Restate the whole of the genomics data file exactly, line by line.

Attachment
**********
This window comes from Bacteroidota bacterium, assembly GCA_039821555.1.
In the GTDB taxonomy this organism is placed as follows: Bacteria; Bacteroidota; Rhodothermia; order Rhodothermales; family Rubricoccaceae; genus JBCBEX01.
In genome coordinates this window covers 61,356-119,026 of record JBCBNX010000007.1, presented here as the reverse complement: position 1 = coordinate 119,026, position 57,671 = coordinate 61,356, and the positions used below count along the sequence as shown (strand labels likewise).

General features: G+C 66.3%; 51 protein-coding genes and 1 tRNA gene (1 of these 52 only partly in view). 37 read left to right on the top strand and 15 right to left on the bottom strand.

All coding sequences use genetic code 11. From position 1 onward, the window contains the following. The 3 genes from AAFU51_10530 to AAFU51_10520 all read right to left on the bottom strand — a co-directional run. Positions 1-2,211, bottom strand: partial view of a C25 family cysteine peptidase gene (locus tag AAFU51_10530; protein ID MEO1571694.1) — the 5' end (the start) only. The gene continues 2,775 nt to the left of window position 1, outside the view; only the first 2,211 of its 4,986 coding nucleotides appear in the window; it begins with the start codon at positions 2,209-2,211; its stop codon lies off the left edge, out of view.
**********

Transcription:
This window comes from Bacteroidota bacterium, assembly GCA_039821555.1.
In the GTDB taxonomy this organism is placed as follows: Bacteria; Bacteroidota; Rhodothermia; order Rhodothermales; family Rubricoccaceae; genus JBCBEX01.
In genome coordinates this window covers 61,356-119,026 of record JBCBNX010000007.1, presented here as the reverse complement: position 1 = coordinate 119,026, position 57,671 = coordinate 61,356, and the positions used below count along the sequence as shown (strand labels likewise).

General features: G+C 66.3%; 51 protein-coding genes and 1 tRNA gene (1 of these 52 only partly in view). 37 read left to right on the top strand and 15 right to left on the bottom strand.

All coding sequences use genetic code 11. From position 1 onward, the window contains the following. The 3 genes from AAFU51_10530 to AAFU51_10520 all read right to left on the bottom strand — a co-directional run. Positions 1-2,211, bottom strand: partial view of a C25 family cysteine peptidase gene (locus tag AAFU51_10530; protein ID MEO1571694.1) — the 5' end (the start) only. The gene continues 2,775 nt to the left of window position 1, outside the view; only the first 2,211 of its 4,986 coding nucleotides appear in the window; it begins with the start codon at positions 2,209-2,211; its stop codon lies off the left edge, out of view.